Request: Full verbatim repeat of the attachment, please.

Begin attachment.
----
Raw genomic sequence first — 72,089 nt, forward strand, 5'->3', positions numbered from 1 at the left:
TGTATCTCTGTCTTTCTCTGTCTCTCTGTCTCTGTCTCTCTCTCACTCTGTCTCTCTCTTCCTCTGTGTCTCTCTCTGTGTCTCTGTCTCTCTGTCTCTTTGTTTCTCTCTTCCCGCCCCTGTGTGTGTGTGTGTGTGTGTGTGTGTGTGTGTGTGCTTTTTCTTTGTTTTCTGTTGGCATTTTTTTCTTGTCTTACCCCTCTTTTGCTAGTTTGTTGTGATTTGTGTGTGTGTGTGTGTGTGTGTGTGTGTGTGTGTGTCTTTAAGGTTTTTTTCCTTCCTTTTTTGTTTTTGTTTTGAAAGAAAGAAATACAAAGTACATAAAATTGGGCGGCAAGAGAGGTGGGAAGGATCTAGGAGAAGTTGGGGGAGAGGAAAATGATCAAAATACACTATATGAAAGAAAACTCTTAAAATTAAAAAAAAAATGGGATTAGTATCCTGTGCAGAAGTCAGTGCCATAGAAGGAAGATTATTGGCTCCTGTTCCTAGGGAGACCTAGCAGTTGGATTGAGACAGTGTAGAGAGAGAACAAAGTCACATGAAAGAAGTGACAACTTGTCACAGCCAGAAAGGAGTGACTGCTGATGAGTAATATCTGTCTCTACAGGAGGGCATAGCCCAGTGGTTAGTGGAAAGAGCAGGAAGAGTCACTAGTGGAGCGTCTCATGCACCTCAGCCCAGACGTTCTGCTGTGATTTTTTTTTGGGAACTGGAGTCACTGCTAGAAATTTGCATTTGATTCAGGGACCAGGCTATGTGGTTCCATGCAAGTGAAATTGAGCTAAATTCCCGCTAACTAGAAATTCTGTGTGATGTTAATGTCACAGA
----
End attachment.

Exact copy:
Raw genomic sequence first — 72,089 nt, forward strand, 5'->3', positions numbered from 1 at the left:
TGTATCTCTGTCTTTCTCTGTCTCTCTGTCTCTGTCTCTCTCTCACTCTGTCTCTCTCTTCCTCTGTGTCTCTCTCTGTGTCTCTGTCTCTCTGTCTCTTTGTTTCTCTCTTCCCGCCCCTGTGTGTGTGTGTGTGTGTGTGTGTGTGTGTGTGTGCTTTTTCTTTGTTTTCTGTTGGCATTTTTTTCTTGTCTTACCCCTCTTTTGCTAGTTTGTTGTGATTTGTGTGTGTGTGTGTGTGTGTGTGTGTGTGTGTGTGTCTTTAAGGTTTTTTTCCTTCCTTTTTTGTTTTTGTTTTGAAAGAAAGAAATACAAAGTACATAAAATTGGGCGGCAAGAGAGGTGGGAAGGATCTAGGAGAAGTTGGGGGAGAGGAAAATGATCAAAATACACTATATGAAAGAAAACTCTTAAAATTAAAAAAAAAATGGGATTAGTATCCTGTGCAGAAGTCAGTGCCATAGAAGGAAGATTATTGGCTCCTGTTCCTAGGGAGACCTAGCAGTTGGATTGAGACAGTGTAGAGAGAGAACAAAGTCACATGAAAGAAGTGACAACTTGTCACAGCCAGAAAGGAGTGACTGCTGATGAGTAATATCTGTCTCTACAGGAGGGCATAGCCCAGTGGTTAGTGGAAAGAGCAGGAAGAGTCACTAGTGGAGCGTCTCATGCACCTCAGCCCAGACGTTCTGCTGTGATTTTTTTTTGGGAACTGGAGTCACTGCTAGAAATTTGCATTTGATTCAGGGACCAGGCTATGTGGTTCCATGCAAGTGAAATTGAGCTAAATTCCCGCTAACTAGAAATTCTGTGTGATGTTAATGTCACAGA